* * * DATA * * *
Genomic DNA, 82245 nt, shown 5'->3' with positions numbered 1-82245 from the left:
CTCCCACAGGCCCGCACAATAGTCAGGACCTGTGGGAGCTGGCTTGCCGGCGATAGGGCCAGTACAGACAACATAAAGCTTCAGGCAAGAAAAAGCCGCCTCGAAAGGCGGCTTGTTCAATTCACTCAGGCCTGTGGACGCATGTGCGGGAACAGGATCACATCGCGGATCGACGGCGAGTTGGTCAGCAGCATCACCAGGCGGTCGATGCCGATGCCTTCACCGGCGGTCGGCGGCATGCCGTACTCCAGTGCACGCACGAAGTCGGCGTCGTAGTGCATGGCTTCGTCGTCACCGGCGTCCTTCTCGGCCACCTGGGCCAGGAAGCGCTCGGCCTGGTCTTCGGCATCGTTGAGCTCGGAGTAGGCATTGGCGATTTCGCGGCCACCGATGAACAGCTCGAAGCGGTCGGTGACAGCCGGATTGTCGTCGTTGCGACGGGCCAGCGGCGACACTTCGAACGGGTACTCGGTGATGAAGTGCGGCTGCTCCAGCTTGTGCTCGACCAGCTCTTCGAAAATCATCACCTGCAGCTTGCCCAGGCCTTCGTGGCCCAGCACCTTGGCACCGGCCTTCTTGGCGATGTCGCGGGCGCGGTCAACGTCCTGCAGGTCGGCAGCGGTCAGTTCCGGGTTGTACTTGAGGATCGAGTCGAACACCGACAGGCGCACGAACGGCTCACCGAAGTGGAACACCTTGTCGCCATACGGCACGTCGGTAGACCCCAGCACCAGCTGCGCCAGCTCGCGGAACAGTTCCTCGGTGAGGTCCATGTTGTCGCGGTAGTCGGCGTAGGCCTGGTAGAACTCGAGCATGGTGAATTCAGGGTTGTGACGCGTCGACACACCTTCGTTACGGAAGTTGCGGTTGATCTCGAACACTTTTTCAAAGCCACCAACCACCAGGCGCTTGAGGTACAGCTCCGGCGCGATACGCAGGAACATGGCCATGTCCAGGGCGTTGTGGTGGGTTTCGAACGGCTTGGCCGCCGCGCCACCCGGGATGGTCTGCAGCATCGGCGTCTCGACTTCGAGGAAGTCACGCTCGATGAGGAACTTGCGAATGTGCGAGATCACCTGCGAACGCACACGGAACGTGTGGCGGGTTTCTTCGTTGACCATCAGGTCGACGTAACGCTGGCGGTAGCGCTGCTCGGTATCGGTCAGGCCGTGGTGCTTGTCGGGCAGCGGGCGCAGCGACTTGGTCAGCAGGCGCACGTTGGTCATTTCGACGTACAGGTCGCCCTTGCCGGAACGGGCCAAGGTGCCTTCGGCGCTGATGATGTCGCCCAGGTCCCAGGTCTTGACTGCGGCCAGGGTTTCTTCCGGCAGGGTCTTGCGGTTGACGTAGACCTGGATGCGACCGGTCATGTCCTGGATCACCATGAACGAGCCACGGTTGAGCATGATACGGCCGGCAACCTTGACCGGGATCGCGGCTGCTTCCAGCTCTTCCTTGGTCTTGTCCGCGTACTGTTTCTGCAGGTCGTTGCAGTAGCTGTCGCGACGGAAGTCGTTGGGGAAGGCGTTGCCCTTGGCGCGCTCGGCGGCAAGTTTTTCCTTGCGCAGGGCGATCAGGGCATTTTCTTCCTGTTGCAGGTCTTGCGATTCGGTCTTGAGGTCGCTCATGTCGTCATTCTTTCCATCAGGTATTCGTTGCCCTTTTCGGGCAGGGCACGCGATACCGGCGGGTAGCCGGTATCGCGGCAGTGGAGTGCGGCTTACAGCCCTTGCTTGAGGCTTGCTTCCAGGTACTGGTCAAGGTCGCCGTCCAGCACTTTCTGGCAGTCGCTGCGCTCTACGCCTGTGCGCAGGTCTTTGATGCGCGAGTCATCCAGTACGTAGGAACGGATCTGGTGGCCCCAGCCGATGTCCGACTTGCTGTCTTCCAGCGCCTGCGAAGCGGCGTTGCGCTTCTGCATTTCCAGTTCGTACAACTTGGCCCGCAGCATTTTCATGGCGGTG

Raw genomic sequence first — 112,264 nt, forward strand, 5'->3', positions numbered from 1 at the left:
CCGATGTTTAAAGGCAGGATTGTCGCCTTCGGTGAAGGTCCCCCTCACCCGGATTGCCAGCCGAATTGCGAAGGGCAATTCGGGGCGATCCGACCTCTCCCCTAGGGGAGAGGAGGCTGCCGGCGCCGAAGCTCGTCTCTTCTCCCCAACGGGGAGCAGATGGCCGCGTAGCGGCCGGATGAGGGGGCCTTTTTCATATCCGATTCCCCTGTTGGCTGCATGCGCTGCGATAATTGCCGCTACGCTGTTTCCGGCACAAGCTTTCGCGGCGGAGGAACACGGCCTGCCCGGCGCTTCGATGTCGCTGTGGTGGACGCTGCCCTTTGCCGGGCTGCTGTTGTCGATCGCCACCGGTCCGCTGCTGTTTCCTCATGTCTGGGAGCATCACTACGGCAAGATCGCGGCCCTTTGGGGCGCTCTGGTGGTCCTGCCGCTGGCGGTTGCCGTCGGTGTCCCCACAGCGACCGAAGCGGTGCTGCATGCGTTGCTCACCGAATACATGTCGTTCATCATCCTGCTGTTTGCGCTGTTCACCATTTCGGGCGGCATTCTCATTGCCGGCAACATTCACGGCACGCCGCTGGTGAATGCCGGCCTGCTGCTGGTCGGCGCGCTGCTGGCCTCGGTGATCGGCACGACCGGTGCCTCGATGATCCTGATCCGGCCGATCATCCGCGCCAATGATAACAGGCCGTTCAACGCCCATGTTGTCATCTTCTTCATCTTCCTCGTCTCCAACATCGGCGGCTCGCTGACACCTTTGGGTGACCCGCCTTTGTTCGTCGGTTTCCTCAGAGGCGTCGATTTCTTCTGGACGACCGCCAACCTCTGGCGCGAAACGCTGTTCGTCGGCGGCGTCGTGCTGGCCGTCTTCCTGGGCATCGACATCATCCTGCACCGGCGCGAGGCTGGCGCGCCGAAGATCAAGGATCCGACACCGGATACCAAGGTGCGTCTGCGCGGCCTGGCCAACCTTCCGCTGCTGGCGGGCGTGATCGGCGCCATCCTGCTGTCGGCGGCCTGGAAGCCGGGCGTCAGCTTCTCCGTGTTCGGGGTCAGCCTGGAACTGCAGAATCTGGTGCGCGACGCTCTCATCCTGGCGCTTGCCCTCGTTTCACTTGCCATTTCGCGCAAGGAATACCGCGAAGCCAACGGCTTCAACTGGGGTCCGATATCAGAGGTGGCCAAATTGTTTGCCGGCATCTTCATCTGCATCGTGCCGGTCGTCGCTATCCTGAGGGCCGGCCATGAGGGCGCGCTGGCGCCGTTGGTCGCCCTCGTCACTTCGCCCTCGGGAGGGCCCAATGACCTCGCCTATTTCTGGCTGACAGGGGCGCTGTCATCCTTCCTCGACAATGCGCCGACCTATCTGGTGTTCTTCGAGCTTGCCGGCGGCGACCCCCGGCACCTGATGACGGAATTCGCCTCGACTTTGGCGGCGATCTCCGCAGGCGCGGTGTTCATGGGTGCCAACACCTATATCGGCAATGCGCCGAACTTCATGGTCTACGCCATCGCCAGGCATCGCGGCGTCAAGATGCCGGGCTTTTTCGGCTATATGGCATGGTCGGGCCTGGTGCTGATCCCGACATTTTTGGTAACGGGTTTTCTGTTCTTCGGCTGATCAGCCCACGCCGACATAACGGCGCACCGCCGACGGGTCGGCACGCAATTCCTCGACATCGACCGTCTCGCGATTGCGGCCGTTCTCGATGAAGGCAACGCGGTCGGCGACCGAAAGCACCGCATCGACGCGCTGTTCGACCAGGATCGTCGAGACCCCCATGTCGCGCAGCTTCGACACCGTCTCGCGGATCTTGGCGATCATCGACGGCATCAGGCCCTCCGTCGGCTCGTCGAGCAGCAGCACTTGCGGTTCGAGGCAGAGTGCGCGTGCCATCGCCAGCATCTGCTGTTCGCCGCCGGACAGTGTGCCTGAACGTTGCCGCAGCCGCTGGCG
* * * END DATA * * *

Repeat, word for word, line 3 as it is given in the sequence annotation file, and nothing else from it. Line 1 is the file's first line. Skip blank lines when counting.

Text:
Raw genomic sequence first — 112,264 nt, forward strand, 5'->3', positions numbered from 1 at the left: